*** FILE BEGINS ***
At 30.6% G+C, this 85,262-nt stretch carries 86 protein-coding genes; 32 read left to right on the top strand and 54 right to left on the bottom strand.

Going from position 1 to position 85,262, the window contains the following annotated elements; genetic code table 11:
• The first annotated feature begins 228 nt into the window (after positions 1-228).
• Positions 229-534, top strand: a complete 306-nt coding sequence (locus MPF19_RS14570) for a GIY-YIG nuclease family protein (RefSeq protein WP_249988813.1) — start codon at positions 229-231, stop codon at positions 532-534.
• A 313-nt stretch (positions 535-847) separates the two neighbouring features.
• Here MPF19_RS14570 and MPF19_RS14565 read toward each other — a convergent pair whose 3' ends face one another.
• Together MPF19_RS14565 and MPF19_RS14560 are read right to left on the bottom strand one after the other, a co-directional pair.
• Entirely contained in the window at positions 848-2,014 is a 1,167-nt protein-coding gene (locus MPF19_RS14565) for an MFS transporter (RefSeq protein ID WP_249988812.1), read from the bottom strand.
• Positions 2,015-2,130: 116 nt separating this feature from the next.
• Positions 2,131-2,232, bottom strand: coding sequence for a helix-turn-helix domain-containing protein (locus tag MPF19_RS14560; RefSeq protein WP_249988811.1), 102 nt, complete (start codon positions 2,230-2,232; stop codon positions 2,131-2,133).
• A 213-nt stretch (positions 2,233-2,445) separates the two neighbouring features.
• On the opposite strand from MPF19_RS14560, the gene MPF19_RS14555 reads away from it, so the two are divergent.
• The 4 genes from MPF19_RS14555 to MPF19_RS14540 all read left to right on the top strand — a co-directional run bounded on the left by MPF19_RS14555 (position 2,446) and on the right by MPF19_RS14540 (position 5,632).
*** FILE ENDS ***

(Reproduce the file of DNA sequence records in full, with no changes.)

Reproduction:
At 30.6% G+C, this 85,262-nt stretch carries 86 protein-coding genes; 32 read left to right on the top strand and 54 right to left on the bottom strand.

Going from position 1 to position 85,262, the window contains the following annotated elements; genetic code table 11:
• The first annotated feature begins 228 nt into the window (after positions 1-228).
• Positions 229-534, top strand: a complete 306-nt coding sequence (locus MPF19_RS14570) for a GIY-YIG nuclease family protein (RefSeq protein WP_249988813.1) — start codon at positions 229-231, stop codon at positions 532-534.
• A 313-nt stretch (positions 535-847) separates the two neighbouring features.
• Here MPF19_RS14570 and MPF19_RS14565 read toward each other — a convergent pair whose 3' ends face one another.
• Together MPF19_RS14565 and MPF19_RS14560 are read right to left on the bottom strand one after the other, a co-directional pair.
• Entirely contained in the window at positions 848-2,014 is a 1,167-nt protein-coding gene (locus MPF19_RS14565) for an MFS transporter (RefSeq protein ID WP_249988812.1), read from the bottom strand.
• Positions 2,015-2,130: 116 nt separating this feature from the next.
• Positions 2,131-2,232, bottom strand: coding sequence for a helix-turn-helix domain-containing protein (locus tag MPF19_RS14560; RefSeq protein WP_249988811.1), 102 nt, complete (start codon positions 2,230-2,232; stop codon positions 2,131-2,133).
• A 213-nt stretch (positions 2,233-2,445) separates the two neighbouring features.
• On the opposite strand from MPF19_RS14560, the gene MPF19_RS14555 reads away from it, so the two are divergent.
• The 4 genes from MPF19_RS14555 to MPF19_RS14540 all read left to right on the top strand — a co-directional run bounded on the left by MPF19_RS14555 (position 2,446) and on the right by MPF19_RS14540 (position 5,632).